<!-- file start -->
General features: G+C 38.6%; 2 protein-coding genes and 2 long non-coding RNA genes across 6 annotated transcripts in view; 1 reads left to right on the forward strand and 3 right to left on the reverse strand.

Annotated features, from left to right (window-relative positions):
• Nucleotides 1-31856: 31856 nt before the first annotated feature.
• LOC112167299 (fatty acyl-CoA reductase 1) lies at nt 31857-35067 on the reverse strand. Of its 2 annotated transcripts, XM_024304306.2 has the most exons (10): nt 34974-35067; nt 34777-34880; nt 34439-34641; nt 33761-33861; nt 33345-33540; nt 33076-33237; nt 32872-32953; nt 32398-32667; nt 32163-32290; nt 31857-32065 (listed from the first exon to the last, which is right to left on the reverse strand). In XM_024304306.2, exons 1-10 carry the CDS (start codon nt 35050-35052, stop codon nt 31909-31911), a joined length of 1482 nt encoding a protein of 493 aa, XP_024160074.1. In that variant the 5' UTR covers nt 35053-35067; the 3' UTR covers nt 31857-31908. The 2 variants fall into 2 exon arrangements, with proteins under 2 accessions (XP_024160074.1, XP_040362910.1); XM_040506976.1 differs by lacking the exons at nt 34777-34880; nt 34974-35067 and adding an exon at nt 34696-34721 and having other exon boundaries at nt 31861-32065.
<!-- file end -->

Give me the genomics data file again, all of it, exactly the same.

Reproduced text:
General features: G+C 38.6%; 2 protein-coding genes and 2 long non-coding RNA genes across 6 annotated transcripts in view; 1 reads left to right on the forward strand and 3 right to left on the reverse strand.

Annotated features, from left to right (window-relative positions):
• Nucleotides 1-31856: 31856 nt before the first annotated feature.
• LOC112167299 (fatty acyl-CoA reductase 1) lies at nt 31857-35067 on the reverse strand. Of its 2 annotated transcripts, XM_024304306.2 has the most exons (10): nt 34974-35067; nt 34777-34880; nt 34439-34641; nt 33761-33861; nt 33345-33540; nt 33076-33237; nt 32872-32953; nt 32398-32667; nt 32163-32290; nt 31857-32065 (listed from the first exon to the last, which is right to left on the reverse strand). In XM_024304306.2, exons 1-10 carry the CDS (start codon nt 35050-35052, stop codon nt 31909-31911), a joined length of 1482 nt encoding a protein of 493 aa, XP_024160074.1. In that variant the 5' UTR covers nt 35053-35067; the 3' UTR covers nt 31857-31908. The 2 variants fall into 2 exon arrangements, with proteins under 2 accessions (XP_024160074.1, XP_040362910.1); XM_040506976.1 differs by lacking the exons at nt 34777-34880; nt 34974-35067 and adding an exon at nt 34696-34721 and having other exon boundaries at nt 31861-32065.